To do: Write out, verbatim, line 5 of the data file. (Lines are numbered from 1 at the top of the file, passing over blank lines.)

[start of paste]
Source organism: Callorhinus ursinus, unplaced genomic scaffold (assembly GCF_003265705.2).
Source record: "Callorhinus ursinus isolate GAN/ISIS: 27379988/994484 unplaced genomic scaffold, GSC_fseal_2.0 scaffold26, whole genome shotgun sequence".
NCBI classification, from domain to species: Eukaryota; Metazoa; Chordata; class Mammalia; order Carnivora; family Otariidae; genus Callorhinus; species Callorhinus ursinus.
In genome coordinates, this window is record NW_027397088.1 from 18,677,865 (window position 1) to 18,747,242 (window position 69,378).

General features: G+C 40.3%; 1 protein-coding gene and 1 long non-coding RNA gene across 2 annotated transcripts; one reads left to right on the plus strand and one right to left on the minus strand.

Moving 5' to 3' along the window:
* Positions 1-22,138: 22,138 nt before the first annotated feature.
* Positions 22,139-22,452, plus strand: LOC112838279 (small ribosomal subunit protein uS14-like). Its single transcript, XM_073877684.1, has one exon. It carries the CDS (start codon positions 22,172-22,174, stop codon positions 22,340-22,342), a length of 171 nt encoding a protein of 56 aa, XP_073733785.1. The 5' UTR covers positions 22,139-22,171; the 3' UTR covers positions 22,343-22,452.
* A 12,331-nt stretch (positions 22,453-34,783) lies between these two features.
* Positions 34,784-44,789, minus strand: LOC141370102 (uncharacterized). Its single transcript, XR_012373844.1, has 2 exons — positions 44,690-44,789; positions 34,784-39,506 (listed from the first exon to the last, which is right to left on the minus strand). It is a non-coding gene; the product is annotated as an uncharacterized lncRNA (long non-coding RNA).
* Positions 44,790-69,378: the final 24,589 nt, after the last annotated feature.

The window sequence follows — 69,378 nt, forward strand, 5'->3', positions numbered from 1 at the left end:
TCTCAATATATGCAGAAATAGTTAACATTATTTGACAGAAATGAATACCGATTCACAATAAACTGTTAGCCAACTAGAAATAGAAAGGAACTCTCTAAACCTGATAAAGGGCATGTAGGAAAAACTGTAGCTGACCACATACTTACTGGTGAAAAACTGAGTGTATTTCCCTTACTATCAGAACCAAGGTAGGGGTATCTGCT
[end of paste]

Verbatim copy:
General features: G+C 40.3%; 1 protein-coding gene and 1 long non-coding RNA gene across 2 annotated transcripts; one reads left to right on the plus strand and one right to left on the minus strand.